Birds set to fly

02 Dec 2019

Engineering capacity news posted by Andy Sandford

Birds Precision Engineering is spreading its wings with its latest investment in large capacity machining.

The Doosan DNM 6700XL (3-axis) vertical machining centre was installed at the family-owned company’s 3,000 square foot facility in Nuneaton. It being used to machine high-precision, complex prismatic parts for one of the company’s long-established UK customers.

The parts, essentially base castings and guideways for state-of-the-art, special purpose machines, are made from cast iron and steel. The castings are 1.2 metres long by 640mm wide and typically weigh up to 500kg.  They are machined in small batches, typically one-offs through to five- or six-offs, to dimensional tolerances of 0.01mm across the part and surface finishes of Ra 1.6μm.

Birds Precision supplies the parts direct to this customer and, according to owner and managing director, Chris Bird, “they have to be right first time…every time.”

This kind of quality, lead time fulfilment and cost demands were amongst the main reasons why Birds Precision invested in the Doosan DNM 6700XL.

Chris Bird says: “To maintain our preferred partner relationship with existing customers and win new business contracts with new and existing customers, we made the strategic decision to upgrade our machine tool capacity and capabilities.

“We had been using Herbert DeVlieg horizontal jig mill borers to machine these types of parts.

“Although these machines, despite their age, were still capable of delivering the accuracies required - it was becoming increasingly difficult to source spare and replacement parts for them.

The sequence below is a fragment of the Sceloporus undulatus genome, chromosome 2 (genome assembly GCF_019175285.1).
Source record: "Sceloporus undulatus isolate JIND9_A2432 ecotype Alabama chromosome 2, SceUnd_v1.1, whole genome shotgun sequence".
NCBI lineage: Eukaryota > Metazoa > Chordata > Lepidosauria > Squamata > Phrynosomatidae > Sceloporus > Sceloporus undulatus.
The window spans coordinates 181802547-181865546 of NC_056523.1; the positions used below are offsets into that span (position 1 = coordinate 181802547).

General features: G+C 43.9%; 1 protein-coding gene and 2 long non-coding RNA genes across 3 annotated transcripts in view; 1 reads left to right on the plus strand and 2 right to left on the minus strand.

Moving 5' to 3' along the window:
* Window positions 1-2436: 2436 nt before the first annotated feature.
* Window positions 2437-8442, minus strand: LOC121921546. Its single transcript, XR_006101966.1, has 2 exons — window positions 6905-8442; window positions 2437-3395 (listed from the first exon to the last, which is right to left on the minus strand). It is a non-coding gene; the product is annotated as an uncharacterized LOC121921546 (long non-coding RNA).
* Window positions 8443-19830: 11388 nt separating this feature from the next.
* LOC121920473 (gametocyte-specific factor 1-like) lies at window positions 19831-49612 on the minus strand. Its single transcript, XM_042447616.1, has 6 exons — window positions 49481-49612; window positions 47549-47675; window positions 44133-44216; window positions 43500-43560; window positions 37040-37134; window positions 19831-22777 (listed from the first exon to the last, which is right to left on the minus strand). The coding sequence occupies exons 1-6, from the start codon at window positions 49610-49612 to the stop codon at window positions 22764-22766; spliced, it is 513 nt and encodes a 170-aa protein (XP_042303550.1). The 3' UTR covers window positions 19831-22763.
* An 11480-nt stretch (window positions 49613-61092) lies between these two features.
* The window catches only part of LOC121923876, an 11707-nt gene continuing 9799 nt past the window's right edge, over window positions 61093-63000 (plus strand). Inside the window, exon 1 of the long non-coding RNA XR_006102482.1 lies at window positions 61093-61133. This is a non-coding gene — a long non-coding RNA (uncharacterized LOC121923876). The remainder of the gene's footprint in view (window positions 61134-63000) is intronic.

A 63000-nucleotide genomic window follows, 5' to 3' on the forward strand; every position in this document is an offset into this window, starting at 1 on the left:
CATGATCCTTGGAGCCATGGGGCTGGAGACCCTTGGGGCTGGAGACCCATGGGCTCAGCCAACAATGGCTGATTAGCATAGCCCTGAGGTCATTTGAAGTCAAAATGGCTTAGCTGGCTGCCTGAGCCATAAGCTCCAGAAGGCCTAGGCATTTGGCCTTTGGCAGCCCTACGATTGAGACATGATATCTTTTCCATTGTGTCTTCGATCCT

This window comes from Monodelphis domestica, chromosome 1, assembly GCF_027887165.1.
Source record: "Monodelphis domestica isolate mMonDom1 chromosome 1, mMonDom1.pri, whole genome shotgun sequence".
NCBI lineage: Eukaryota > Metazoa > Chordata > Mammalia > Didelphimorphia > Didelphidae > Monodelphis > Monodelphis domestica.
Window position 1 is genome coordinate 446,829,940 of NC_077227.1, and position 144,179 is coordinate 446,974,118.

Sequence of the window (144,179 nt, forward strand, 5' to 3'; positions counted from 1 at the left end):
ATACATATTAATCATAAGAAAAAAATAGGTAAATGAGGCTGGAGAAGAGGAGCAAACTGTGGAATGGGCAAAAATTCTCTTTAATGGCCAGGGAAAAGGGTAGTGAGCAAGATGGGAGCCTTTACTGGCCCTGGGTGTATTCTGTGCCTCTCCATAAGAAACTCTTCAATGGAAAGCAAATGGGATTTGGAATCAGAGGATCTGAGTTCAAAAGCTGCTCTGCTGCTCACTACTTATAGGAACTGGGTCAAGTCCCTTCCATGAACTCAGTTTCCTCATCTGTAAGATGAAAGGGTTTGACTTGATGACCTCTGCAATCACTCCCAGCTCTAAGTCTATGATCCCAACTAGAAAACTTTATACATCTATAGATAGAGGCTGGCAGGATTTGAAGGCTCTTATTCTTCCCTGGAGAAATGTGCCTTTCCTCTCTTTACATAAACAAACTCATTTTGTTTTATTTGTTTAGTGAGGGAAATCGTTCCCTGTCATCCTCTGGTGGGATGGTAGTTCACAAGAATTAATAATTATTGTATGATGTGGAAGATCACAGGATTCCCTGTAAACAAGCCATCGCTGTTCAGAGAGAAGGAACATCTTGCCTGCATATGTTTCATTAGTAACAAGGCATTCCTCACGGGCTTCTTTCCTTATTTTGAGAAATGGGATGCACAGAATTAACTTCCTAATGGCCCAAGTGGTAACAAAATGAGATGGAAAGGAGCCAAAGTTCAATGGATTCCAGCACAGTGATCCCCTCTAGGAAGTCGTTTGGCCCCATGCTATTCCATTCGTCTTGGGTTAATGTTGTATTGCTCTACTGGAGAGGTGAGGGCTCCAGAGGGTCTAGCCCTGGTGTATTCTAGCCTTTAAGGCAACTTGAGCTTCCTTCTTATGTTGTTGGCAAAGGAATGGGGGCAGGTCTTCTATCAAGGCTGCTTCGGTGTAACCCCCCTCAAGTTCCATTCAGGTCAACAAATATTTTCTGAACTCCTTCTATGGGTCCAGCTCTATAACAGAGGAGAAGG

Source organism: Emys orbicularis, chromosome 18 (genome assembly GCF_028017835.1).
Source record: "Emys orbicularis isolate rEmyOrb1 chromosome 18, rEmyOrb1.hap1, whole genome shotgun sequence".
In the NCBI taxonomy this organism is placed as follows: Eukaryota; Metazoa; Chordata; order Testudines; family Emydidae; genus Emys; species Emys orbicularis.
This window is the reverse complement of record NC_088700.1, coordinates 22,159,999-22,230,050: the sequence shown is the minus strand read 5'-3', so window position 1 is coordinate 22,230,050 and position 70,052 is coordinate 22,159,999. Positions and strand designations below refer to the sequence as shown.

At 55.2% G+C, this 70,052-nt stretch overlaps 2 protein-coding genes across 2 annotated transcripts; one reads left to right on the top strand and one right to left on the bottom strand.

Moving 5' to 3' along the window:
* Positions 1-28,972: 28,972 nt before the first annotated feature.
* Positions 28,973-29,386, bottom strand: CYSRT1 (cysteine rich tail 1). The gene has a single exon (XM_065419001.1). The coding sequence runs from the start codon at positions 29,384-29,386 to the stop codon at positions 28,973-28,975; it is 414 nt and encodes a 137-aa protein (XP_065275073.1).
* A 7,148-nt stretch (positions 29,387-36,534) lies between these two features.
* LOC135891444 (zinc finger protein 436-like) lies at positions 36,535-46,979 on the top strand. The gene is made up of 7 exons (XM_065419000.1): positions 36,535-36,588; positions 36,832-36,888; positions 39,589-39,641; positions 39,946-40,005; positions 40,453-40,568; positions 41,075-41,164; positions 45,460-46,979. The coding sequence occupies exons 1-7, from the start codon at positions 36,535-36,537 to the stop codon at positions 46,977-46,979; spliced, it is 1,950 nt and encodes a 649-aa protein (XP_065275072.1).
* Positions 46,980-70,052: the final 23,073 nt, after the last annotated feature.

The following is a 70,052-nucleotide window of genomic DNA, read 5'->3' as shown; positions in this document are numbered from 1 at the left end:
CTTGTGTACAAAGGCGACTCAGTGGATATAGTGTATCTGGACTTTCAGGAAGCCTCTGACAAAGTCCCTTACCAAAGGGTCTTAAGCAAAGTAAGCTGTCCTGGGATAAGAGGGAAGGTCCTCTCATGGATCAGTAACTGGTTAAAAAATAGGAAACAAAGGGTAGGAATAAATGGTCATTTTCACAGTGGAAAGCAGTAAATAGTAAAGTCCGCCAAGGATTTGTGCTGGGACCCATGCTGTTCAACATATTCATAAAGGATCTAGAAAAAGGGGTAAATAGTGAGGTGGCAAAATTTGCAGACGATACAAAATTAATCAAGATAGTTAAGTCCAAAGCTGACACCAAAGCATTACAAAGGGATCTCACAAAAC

“We realised that this situation would only become more acute over time and so we decided to search the market for an alternative.”

The machine tool decision-making process was designed and implemented by consensus - with a number of the company’s younger members of staff playing the lead role in contacting machine tool suppliers and drawing up a shortlist of potential machine tools that could meet the company’s immediate and future machining requirements.

Says Chris Bird: “The future of the company lies, to a large extent, in our ability to recruit (and retain) top young talent.

“Our recently-introduced Apprentice Programme which enables our apprentices to gain valuable skills, relevant work experience and nationally recognised qualifications, is helping us meet this objective.

“Another angle to our commitment to investing in young people is involving them, where possible, in the future direction of the company and trusting them with important decisions - such as future machine tool acquisitions.”

Chris Bird concludes: “Such is the accuracy and surface finish of the parts being produced on the DNM 6700XL that they no longer need to be ground and hand scraped.

“The DNM 6700XL represents a significant investment for us but armed with this technology we are confident about our future growth and prosperity.”